• T-Lex

      I think if anything the joke is on the poster. I think a big critique of generation is everyone’s willingness to depend on their parents for far too much for far too long. Also with all of the bad mouthing the show going on very little of it was centered on the acting in fact I saw a lot of “the acting was great but…” so this was pretty much the silliest thing to take issue with.

    • LMM

      I don’t see why their background matters. Sure, they’re privileged girls playing girls who are struggling to make it. BUT HELLOOOOO IT’S CALLED ACTING!!!! Just because their characters are supposed to be “everywoman” doesn’t mean they need to be that in real life. If viewers have an issue with actresses being someone other than their characters in reality then I think they would struggle to see most shows.

    • Wilber the King

      Actually, since Glover’s Dad was an actor too, what does he know about it? And what does it have to do with woman hatred? It’s funny, but it’s no big deal. I’ve never heard of the artist in question, and I don’t think having a drummer dad counts for that much. And Mamet’s wife was a big actress too, why is she being slighted? =) Nepotism probably exists in all lines of work…

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    • ttaayy

      What bothers people is not that these girls don’t deserve to be on a tv show–what bothers people (and me) is that its a show about struggling in new york when none of the actresses have had to struggle because they come from privileged backgrounds. So the dissonance for people is where is the realism that the critics are raving about? If Lena was making a show about any other subject matter, it wouldn’t receive such harsh criticism because she wouldn’t be seen as a hypocrite and people would focus on the merits of the show. Btw where did all the good staging and camera work go from Tiny Furniture? Did Jodi Lipps not have enough time or control on this show? This show is far more drab and boring compared to her feature.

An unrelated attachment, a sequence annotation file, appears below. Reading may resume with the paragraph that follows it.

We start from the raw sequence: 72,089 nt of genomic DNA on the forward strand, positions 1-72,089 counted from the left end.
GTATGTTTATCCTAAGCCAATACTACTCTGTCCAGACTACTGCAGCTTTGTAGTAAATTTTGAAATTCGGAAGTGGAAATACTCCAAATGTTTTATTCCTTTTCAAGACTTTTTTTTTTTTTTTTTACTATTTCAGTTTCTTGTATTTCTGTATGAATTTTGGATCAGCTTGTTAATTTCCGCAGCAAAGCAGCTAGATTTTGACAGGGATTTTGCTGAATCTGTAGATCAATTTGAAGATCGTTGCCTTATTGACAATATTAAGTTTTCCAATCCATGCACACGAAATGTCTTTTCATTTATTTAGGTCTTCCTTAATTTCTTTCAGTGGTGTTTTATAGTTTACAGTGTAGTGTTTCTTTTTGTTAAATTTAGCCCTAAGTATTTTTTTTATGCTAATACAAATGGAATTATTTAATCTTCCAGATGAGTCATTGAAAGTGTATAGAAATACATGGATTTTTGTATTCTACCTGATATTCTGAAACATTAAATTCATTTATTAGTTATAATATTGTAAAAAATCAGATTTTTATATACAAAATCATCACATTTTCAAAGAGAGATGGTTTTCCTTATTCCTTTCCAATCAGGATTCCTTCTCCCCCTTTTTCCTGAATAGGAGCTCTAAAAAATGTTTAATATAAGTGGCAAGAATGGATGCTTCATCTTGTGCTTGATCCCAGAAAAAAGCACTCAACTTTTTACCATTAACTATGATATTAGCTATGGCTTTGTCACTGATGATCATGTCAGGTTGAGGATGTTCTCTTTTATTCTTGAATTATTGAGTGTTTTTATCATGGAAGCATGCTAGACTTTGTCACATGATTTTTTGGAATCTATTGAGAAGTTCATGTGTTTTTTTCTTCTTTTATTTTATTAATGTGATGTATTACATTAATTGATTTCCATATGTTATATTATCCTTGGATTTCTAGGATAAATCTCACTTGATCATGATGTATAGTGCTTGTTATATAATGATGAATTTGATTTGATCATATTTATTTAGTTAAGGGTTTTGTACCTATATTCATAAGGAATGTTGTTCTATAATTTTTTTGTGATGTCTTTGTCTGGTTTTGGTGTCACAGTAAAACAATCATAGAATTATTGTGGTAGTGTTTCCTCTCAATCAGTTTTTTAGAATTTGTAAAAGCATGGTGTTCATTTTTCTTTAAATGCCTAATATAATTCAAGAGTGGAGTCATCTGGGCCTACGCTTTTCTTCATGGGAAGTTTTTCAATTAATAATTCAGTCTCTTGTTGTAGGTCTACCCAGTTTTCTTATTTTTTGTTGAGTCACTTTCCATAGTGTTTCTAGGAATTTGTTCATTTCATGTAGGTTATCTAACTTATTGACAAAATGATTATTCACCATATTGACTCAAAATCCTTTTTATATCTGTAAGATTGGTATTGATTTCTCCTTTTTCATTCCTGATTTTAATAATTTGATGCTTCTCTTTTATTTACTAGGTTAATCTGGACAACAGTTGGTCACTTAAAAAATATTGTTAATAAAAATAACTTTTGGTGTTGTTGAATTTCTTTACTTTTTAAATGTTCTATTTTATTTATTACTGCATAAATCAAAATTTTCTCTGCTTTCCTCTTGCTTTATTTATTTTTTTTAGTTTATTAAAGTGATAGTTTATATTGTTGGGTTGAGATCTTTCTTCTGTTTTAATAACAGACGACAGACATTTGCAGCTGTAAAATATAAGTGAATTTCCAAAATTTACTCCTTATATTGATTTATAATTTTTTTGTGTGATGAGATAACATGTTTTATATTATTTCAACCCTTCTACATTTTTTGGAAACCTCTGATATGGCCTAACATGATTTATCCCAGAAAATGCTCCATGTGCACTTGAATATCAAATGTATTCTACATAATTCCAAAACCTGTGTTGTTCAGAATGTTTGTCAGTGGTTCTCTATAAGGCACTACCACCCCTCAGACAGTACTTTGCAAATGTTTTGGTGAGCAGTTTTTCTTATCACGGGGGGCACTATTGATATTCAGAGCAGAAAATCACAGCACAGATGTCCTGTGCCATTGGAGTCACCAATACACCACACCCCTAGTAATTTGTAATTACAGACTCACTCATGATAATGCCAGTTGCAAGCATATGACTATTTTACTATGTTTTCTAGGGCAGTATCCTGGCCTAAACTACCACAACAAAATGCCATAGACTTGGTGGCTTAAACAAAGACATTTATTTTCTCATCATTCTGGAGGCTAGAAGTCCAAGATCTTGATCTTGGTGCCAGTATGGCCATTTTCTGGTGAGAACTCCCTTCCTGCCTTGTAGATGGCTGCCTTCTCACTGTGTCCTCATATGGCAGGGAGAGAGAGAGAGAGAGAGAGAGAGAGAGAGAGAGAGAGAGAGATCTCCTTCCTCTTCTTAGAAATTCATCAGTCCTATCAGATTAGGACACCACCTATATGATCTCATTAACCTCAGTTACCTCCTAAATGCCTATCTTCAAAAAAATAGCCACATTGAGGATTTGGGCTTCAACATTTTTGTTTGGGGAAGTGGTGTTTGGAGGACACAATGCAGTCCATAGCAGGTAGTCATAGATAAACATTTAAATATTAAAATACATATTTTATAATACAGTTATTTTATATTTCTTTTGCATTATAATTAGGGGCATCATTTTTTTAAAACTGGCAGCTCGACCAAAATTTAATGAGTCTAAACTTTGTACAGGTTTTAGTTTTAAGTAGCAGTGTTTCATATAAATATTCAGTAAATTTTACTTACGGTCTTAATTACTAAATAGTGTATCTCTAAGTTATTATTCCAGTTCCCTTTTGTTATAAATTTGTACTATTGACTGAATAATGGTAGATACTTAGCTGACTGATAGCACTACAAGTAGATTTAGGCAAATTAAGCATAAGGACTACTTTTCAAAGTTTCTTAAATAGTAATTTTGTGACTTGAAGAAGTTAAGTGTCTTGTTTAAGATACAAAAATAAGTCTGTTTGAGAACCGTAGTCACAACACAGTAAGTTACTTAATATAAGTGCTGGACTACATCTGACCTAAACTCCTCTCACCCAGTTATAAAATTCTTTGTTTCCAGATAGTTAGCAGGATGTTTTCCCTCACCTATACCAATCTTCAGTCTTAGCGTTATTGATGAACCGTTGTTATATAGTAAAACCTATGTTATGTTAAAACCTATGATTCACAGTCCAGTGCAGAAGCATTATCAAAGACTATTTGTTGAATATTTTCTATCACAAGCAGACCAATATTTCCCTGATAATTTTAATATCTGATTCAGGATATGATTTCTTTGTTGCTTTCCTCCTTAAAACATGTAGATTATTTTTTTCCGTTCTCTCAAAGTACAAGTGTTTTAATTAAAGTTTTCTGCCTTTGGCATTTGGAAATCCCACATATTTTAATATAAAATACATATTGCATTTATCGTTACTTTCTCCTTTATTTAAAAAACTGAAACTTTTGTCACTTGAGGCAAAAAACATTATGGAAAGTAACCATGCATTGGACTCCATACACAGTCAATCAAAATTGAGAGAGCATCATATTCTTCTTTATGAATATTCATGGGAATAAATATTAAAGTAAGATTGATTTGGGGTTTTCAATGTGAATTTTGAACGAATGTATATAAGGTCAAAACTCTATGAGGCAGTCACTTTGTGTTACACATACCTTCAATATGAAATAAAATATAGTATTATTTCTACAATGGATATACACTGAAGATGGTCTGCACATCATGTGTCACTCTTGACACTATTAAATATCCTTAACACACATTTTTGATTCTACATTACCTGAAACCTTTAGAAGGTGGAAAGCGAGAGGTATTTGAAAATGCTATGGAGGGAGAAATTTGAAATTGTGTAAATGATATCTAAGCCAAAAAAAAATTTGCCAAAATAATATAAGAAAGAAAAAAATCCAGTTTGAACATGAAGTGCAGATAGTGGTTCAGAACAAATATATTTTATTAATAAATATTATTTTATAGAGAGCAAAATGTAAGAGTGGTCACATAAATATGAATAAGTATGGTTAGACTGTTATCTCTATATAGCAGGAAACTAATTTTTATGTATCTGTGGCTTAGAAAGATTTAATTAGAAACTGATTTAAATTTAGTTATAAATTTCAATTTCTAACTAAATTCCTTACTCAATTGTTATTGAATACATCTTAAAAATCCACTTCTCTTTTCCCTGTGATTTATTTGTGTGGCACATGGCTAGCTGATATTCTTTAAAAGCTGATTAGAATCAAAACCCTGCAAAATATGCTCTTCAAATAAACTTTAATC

• maximum

      I watched the show with only the knowledge that one of the actresses was Brian William’s daughter. I didn’t know about the other girls. But, I didn’t really think anything of it. The show was funny and awkward in the best ways. I laughed, cringed and even said, “omg, that’s SO ____!” when a character did something totally ridiculous. Regardless of who these girls really are, the stories they’re telling and the characters they’re portraying remind me of my 20′s in NYC. I’m pretty sure I’m not alone…

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    • Babs

      Who cares about the nepotism.It’s an “issue” (if you want to call it that) in most industries. This show isn’t must-see-tv anyway. It’s just another show about the lives of moderately attractive white women “struggling” to navigate through adulthood and all that entails…YAWN.

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    • d_palumbo

      I don’t believe that the tumblr linked is actually Crispin Glover talking. It doesn’t take much digging to uncover that the author is a 20 something woman who possibly works in an office. She even has photos of herself posted. FYI

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    • Joe Birdbath

      I do not think the “poster” is correct, in one certain respect. One of the “Girls” (on the left) is not the daughter of the Bad Company drummer, but the daughter of the drummer in FOGHAT. They had a “# 1″ hit in the 1970 with their “boogie-rock” hit, “Slow Ride”.